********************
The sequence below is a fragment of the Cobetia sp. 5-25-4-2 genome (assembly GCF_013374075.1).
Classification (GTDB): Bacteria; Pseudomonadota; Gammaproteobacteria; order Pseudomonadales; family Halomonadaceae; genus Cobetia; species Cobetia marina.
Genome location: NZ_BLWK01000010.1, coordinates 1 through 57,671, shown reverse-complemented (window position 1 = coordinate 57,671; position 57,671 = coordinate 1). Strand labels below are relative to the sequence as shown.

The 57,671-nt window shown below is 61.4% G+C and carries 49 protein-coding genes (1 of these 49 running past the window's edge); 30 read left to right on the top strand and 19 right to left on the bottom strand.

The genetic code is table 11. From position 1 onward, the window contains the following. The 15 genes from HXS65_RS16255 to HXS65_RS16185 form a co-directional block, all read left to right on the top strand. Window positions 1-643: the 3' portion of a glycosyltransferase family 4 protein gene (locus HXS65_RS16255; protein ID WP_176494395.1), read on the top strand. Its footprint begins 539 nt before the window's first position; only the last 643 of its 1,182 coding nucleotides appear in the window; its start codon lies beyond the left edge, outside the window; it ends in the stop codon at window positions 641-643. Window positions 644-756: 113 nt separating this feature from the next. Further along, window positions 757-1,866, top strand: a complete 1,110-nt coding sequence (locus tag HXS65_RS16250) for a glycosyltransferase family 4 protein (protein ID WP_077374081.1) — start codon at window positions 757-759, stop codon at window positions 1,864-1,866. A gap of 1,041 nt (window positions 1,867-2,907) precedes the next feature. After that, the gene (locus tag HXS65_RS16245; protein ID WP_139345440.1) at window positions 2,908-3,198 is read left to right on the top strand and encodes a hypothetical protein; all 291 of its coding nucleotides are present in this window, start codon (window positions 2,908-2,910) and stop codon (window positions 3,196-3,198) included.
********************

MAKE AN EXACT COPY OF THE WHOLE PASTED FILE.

The sequence below is a fragment of the Cobetia sp. 5-25-4-2 genome (assembly GCF_013374075.1).
Classification (GTDB): Bacteria; Pseudomonadota; Gammaproteobacteria; order Pseudomonadales; family Halomonadaceae; genus Cobetia; species Cobetia marina.
Genome location: NZ_BLWK01000010.1, coordinates 1 through 57,671, shown reverse-complemented (window position 1 = coordinate 57,671; position 57,671 = coordinate 1). Strand labels below are relative to the sequence as shown.

The 57,671-nt window shown below is 61.4% G+C and carries 49 protein-coding genes (1 of these 49 running past the window's edge); 30 read left to right on the top strand and 19 right to left on the bottom strand.

The genetic code is table 11. From position 1 onward, the window contains the following. The 15 genes from HXS65_RS16255 to HXS65_RS16185 form a co-directional block, all read left to right on the top strand. Window positions 1-643: the 3' portion of a glycosyltransferase family 4 protein gene (locus HXS65_RS16255; protein ID WP_176494395.1), read on the top strand. Its footprint begins 539 nt before the window's first position; only the last 643 of its 1,182 coding nucleotides appear in the window; its start codon lies beyond the left edge, outside the window; it ends in the stop codon at window positions 641-643. Window positions 644-756: 113 nt separating this feature from the next. Further along, window positions 757-1,866, top strand: a complete 1,110-nt coding sequence (locus tag HXS65_RS16250) for a glycosyltransferase family 4 protein (protein ID WP_077374081.1) — start codon at window positions 757-759, stop codon at window positions 1,864-1,866. A gap of 1,041 nt (window positions 1,867-2,907) precedes the next feature. After that, the gene (locus tag HXS65_RS16245; protein ID WP_139345440.1) at window positions 2,908-3,198 is read left to right on the top strand and encodes a hypothetical protein; all 291 of its coding nucleotides are present in this window, start codon (window positions 2,908-2,910) and stop codon (window positions 3,196-3,198) included.